Instructor Certification Course Presentation Transcripts
Presenter: Dr. Brian Verdine, Head of Client Success
PRESENTATION #1: UNDERSTANDING YELLOWDIG'S POINT SYSTEM
One of the most important things about getting great results from Yellowdig's point system is to really understand the purpose of it. So our point and notification system is really meant to make your communities more valuable for its members. And when students find value in participating in something, they do it willingly and they do a really, really great job. So our system is really meant to encourage large changes in the overall value of the learning environment by making many smaller modifications to individual student behaviors within that environment. I think the key idea here is that by getting each student to do just a little bit better, think a little bit harder, make a little bit more interesting of a comment or a post, you can get every student to really have a much better learning situation and see a lot more value in their time participating.
One thing that's really unique about a peer-to-peer assignment within any course is that each student's behavior impacts the learning of every other student. So we definitely want to be thinking about that as we are designing Yellowdig into any course, because it's really the overall behavior of the group that influences everybody's experience, rather than the individual behaviors of any one student.
Yellowdig's system really changes student behavior with three different ways of earning points. The first is through participation. So this is points, students will earn just from creating posts or comments with some specific word minimum. The idea here is entirely about getting students to come to the community and start participating. It's just like, you know, an attendance grade for a course, right? We need to get students to come in order for them to start experiencing any aspect of us.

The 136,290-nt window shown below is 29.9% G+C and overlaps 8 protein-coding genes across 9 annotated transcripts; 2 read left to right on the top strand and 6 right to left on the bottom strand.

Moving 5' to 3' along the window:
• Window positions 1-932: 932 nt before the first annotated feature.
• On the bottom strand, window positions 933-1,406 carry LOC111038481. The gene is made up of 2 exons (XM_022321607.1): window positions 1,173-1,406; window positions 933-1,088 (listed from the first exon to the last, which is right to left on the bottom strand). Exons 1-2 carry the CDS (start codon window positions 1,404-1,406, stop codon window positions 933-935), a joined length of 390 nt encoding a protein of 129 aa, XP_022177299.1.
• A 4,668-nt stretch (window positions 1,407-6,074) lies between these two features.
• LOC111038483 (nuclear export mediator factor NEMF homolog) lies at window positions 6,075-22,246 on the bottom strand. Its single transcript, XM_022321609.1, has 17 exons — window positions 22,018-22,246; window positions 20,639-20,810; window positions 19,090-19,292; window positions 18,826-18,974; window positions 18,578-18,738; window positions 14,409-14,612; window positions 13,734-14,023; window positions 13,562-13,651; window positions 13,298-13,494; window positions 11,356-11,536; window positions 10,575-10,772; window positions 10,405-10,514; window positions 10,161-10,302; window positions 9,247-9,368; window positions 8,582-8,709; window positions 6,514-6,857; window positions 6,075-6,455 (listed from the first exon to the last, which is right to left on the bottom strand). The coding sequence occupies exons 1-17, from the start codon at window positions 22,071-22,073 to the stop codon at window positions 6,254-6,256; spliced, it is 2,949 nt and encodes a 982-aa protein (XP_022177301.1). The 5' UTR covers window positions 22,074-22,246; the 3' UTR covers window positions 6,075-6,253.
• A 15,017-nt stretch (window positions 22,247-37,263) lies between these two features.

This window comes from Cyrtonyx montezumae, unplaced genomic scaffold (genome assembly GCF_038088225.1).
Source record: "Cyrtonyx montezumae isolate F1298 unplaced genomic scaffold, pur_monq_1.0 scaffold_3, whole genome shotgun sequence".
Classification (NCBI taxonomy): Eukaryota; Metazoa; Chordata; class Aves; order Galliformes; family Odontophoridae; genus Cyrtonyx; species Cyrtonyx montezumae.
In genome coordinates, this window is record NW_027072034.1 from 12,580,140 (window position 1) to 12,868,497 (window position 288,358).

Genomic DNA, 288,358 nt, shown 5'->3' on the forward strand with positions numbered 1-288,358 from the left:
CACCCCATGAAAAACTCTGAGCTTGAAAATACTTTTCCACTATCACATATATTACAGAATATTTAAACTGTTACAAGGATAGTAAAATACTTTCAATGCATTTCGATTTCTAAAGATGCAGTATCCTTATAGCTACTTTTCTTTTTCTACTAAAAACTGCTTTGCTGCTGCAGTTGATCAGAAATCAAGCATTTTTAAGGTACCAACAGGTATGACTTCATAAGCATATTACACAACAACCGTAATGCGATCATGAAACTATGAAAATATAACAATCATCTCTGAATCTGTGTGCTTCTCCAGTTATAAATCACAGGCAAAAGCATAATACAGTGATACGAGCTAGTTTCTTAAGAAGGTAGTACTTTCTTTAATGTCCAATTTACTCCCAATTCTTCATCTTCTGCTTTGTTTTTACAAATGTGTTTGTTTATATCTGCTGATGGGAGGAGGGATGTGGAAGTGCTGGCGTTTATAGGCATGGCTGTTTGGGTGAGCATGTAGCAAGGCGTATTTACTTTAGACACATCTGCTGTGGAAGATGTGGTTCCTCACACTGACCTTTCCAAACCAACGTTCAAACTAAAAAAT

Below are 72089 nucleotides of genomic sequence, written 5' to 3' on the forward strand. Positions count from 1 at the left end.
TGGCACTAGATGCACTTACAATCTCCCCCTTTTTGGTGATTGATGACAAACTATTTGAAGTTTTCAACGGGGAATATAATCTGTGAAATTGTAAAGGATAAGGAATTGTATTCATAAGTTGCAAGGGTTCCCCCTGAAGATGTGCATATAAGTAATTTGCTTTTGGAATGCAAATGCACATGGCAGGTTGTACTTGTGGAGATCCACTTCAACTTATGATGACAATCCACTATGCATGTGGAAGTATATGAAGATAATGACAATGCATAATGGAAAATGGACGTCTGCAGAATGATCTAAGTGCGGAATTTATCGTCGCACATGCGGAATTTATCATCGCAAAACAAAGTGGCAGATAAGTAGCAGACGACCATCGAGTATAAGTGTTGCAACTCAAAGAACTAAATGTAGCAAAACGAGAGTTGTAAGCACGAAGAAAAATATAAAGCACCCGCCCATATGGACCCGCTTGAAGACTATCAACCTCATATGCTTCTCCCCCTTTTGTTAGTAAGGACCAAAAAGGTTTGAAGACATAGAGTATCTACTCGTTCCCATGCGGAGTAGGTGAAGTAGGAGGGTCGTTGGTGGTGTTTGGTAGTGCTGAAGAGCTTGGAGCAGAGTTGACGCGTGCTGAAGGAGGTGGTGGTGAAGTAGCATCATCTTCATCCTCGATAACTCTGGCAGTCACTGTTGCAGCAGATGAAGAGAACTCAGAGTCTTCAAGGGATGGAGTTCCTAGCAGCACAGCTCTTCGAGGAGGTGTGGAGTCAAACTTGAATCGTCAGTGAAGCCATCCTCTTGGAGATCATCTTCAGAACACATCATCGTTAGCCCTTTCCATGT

The second set of ways that we drive behavior change is through social points. The social points in Yellowdig reward articulate and thoughtful contributions that start and sustain good conversations. So you should think about these points as being rewarded to students who actually get good conversations going or spend time to keep them going. And the idea here is that students that create posts will receive additional points any time another student comments on their posts or reacts to it. If they comment, and other students react to that comment, they also gain additional points. And by sustaining those conversations, those students who are actually fulfilling the idea of a discussion assignment to actually discuss things with each other are gaining additional points.
The third way is through your own input, right? So instructors are able to put configurable accolades on different posts—you can comment, you can react to students—that gives points just like any other person in the community will give them points.
And finally, you can adjust points for any reason, both up or down. So your feedback is definitely part and parcel of this system. And while some of it is automatic, it's really helpful to have additional inputs from the instructor, and we encourage you to do that.
One other interesting thing to think about is that the feed is sorted by content that is new, or recently interacted with. What that does is that anytime a post is commented on, it sort of goes back to the top of the feed. So students that are sort of keeping their post at the top of the feed are able to earn some more points from other people reading and interacting with that content. And that mechanism there is what really keeps the most interesting, most relevant content, most discussed content at the top of the feed. And that mechanism helps ensure also that students that are actually taking part in good conversations and posting content that gets good conversations going are actually going to reap the rewards of that.